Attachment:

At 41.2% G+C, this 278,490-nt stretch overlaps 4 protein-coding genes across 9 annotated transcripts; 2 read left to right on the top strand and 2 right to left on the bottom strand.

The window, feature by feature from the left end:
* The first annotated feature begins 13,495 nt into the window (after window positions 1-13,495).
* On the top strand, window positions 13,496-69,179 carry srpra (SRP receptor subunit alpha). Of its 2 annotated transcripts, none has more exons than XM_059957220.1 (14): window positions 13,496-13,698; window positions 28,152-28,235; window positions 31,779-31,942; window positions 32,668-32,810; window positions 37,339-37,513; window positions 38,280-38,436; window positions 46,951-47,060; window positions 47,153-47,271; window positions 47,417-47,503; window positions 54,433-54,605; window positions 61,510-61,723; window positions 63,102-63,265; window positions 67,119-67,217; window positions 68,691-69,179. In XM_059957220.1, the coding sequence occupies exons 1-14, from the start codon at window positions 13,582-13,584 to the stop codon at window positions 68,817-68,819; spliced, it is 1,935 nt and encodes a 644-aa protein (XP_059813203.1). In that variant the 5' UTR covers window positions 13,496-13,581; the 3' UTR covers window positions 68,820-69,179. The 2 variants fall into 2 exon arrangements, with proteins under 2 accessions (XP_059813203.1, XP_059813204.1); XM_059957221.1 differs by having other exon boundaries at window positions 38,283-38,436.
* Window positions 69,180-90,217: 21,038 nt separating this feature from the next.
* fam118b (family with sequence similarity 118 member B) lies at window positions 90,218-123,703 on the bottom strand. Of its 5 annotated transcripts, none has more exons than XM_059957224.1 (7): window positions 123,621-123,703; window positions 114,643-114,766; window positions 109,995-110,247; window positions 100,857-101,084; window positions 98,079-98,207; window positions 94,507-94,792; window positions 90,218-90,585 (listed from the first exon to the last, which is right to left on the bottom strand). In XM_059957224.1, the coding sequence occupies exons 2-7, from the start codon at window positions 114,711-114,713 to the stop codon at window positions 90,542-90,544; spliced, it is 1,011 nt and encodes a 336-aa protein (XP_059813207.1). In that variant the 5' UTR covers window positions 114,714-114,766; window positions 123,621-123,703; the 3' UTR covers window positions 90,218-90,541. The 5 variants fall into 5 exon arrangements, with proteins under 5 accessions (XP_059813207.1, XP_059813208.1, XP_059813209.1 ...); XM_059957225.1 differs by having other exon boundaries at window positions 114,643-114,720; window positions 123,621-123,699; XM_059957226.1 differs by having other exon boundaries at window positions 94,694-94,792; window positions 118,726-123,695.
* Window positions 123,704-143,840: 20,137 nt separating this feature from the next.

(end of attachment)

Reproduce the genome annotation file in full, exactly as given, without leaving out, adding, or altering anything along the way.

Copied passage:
At 41.2% G+C, this 278,490-nt stretch overlaps 4 protein-coding genes across 9 annotated transcripts; 2 read left to right on the top strand and 2 right to left on the bottom strand.

The window, feature by feature from the left end:
* The first annotated feature begins 13,495 nt into the window (after window positions 1-13,495).
* On the top strand, window positions 13,496-69,179 carry srpra (SRP receptor subunit alpha). Of its 2 annotated transcripts, none has more exons than XM_059957220.1 (14): window positions 13,496-13,698; window positions 28,152-28,235; window positions 31,779-31,942; window positions 32,668-32,810; window positions 37,339-37,513; window positions 38,280-38,436; window positions 46,951-47,060; window positions 47,153-47,271; window positions 47,417-47,503; window positions 54,433-54,605; window positions 61,510-61,723; window positions 63,102-63,265; window positions 67,119-67,217; window positions 68,691-69,179. In XM_059957220.1, the coding sequence occupies exons 1-14, from the start codon at window positions 13,582-13,584 to the stop codon at window positions 68,817-68,819; spliced, it is 1,935 nt and encodes a 644-aa protein (XP_059813203.1). In that variant the 5' UTR covers window positions 13,496-13,581; the 3' UTR covers window positions 68,820-69,179. The 2 variants fall into 2 exon arrangements, with proteins under 2 accessions (XP_059813203.1, XP_059813204.1); XM_059957221.1 differs by having other exon boundaries at window positions 38,283-38,436.
* Window positions 69,180-90,217: 21,038 nt separating this feature from the next.
* fam118b (family with sequence similarity 118 member B) lies at window positions 90,218-123,703 on the bottom strand. Of its 5 annotated transcripts, none has more exons than XM_059957224.1 (7): window positions 123,621-123,703; window positions 114,643-114,766; window positions 109,995-110,247; window positions 100,857-101,084; window positions 98,079-98,207; window positions 94,507-94,792; window positions 90,218-90,585 (listed from the first exon to the last, which is right to left on the bottom strand). In XM_059957224.1, the coding sequence occupies exons 2-7, from the start codon at window positions 114,711-114,713 to the stop codon at window positions 90,542-90,544; spliced, it is 1,011 nt and encodes a 336-aa protein (XP_059813207.1). In that variant the 5' UTR covers window positions 114,714-114,766; window positions 123,621-123,703; the 3' UTR covers window positions 90,218-90,541. The 5 variants fall into 5 exon arrangements, with proteins under 5 accessions (XP_059813207.1, XP_059813208.1, XP_059813209.1 ...); XM_059957225.1 differs by having other exon boundaries at window positions 114,643-114,720; window positions 123,621-123,699; XM_059957226.1 differs by having other exon boundaries at window positions 94,694-94,792; window positions 118,726-123,695.
* Window positions 123,704-143,840: 20,137 nt separating this feature from the next.